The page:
The category view is organized as a tree-view to show the hierarchical relation between categories. Selecting any one category shows images that match it or sub categories. It is also possible to select multiple categories and, depending on an option, PicaJet FX will either show images that match all categories or ones that match any. There are a few preset categories but these do not include any metadata. This is too bad because this interface is fantastic for searching without knowing the exact metadata being looked for. PicaJet gives a hint to the number of matching images in each category but the number is most often wrong as it tends to count multiple times images that match related categories.
The search feature allows to search for information within a 27 supported fields. This includes EXIF data such as ISO, F-stop, focal-length (native only) and shutter-speed. Notably missing are orientation and aspect ratio. For numeric fields it is possible to compare above or below a threshold, which is rather useful since PicaJet FX does not enumerate possible values for anything but Exposure Mode and Color-Depth.
The most significant anachronism in PicaJet FX is that it still used destructive editing and tries to modify source images. It always prompts with an option not to ask again though, so those annoying dialogs quickly go away. There are features that do require writing to images but the the purpose of DAM these can safely be ignored. Obviously, if you manipulate an image with PicaJet, the results have to go somewhere. This is obviously what the Save As option is for.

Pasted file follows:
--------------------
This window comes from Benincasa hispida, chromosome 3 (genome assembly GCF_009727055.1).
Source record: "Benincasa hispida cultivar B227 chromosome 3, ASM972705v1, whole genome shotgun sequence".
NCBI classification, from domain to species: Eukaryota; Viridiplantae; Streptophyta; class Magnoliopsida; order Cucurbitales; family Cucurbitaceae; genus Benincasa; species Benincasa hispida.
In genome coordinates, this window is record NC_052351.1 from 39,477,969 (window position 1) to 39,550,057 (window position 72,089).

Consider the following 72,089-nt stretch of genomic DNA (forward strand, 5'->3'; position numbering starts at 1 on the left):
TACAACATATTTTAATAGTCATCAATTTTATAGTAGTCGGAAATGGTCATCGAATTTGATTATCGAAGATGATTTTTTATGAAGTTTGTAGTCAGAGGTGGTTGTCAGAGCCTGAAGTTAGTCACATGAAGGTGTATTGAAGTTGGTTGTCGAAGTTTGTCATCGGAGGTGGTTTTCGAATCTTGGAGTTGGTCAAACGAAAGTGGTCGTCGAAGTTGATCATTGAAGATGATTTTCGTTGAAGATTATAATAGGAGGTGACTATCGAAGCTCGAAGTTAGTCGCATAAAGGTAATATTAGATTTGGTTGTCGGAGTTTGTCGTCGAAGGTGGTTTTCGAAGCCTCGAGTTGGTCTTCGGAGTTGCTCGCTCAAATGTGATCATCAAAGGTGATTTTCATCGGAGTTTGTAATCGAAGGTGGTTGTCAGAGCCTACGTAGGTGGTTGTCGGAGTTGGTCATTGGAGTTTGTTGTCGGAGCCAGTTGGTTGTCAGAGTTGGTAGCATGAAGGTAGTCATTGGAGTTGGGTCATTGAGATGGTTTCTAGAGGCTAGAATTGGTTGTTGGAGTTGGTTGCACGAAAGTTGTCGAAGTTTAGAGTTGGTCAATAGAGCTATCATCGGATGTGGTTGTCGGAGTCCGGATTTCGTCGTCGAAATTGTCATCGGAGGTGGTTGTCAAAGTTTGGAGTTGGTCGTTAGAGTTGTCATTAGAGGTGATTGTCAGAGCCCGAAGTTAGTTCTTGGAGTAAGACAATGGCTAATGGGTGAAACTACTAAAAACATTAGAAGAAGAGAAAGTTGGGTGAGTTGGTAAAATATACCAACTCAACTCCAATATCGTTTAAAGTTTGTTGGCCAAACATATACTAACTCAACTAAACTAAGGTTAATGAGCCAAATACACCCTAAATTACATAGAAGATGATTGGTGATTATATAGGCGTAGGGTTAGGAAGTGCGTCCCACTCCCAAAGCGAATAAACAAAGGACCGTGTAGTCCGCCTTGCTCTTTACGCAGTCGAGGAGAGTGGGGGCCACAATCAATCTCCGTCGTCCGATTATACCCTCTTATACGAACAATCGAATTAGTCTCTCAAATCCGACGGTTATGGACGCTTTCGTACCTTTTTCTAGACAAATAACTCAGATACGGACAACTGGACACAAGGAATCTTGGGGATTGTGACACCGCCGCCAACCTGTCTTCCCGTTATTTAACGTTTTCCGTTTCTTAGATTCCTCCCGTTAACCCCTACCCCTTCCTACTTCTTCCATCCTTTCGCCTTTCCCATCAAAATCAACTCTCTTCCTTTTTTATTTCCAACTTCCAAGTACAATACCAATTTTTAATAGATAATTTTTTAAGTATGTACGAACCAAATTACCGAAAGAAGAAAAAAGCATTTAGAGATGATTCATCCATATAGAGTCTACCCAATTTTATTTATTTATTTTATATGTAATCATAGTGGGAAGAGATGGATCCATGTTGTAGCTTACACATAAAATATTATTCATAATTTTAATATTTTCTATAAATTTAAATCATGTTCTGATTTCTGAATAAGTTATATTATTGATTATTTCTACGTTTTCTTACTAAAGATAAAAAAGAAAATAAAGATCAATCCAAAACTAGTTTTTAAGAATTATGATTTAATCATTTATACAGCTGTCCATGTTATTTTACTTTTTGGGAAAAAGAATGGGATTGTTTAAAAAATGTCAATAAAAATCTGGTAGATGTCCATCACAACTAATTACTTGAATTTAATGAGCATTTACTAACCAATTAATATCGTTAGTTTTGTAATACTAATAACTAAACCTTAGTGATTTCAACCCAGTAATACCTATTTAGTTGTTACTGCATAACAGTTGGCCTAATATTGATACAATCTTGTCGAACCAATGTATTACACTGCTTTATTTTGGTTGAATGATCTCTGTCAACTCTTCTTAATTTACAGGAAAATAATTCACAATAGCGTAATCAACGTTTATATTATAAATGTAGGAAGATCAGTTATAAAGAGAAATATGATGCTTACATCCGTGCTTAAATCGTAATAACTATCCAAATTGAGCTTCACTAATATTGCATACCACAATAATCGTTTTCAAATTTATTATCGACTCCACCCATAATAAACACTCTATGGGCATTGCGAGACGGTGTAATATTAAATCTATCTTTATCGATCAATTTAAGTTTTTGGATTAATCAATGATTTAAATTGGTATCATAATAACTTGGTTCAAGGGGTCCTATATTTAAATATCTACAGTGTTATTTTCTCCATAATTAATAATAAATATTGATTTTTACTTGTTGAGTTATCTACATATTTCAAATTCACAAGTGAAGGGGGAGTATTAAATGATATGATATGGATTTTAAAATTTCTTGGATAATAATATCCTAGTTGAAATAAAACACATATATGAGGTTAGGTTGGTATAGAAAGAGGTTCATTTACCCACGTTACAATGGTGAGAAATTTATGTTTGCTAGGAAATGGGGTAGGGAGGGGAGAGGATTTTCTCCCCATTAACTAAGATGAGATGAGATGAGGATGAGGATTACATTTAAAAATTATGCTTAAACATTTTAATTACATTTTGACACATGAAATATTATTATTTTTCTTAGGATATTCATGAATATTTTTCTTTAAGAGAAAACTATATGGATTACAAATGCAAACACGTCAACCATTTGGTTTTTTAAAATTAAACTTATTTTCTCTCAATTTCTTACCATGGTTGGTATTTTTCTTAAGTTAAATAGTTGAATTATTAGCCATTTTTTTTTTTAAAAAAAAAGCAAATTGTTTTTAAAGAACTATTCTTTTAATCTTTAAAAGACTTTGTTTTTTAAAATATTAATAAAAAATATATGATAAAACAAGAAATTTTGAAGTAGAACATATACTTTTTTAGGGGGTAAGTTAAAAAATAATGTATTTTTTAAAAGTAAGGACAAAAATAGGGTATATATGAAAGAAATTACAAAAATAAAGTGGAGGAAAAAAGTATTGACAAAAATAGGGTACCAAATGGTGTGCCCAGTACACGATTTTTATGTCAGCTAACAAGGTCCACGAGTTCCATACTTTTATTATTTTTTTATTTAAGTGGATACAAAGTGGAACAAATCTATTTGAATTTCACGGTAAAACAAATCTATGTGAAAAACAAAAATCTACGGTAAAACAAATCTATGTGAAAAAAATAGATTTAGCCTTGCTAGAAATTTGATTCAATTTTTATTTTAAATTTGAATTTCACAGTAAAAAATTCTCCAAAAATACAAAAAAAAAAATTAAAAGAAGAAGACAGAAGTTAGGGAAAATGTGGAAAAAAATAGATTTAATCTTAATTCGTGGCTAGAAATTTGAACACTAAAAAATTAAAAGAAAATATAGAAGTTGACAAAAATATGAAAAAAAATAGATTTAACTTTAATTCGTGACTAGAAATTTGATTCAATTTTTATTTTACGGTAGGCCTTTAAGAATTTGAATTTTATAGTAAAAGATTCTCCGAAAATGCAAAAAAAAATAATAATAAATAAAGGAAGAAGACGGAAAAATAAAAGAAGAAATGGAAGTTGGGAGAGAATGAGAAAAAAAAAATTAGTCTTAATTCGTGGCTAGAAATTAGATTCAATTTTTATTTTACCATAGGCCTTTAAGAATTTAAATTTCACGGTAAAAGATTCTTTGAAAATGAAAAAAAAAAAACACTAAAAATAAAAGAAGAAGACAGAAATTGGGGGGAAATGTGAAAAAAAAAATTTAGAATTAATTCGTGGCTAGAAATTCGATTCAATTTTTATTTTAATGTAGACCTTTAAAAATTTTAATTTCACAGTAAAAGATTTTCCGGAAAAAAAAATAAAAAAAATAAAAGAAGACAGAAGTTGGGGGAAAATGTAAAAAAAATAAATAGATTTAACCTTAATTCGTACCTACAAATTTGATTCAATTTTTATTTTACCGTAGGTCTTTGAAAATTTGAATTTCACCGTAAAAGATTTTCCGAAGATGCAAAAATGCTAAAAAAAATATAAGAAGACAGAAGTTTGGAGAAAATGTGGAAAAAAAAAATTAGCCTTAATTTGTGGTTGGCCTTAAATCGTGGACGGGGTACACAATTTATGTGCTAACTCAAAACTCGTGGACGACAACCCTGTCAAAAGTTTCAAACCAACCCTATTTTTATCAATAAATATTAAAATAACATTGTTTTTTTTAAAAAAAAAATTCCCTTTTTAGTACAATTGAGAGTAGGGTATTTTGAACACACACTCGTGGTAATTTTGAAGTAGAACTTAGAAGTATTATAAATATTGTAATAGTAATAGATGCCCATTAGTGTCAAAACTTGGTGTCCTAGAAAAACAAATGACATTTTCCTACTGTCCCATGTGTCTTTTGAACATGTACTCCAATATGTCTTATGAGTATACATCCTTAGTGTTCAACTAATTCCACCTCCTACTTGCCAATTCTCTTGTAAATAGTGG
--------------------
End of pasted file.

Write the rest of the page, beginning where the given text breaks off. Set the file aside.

What everyone else calls Importing PicaJet simply calls Add Images. What everyone else calls Databases, PicaJet calls Albums. For consistency with the rest of the DAM software review articles, we use the terms Import and Database here.
Importing comes in 4 PicaJet flavors: From Camera, From Folders, From Optical Disk or From TWAIN. From Folders does the typical import, keeping images in place and adding their metadata to the PicaJet database. From Camera also copies or move images at the same time. When copying it can do so according to a fixed or date-based structure. The From Optical Disk option can copy but not move files. In all cases, PicaJet FX can add importing images to a specific category. The default category is the magical Unassigned category which automatically finds images which have no category assigned to them.
PicaJet FX can also use a TWAIN device such as a scanner and web-cam to capture an image and automatically import it. It can also which folders for changes which are imported automatically and synchronized with the database. Due to the way file-monitoring works, this may be resource intensive.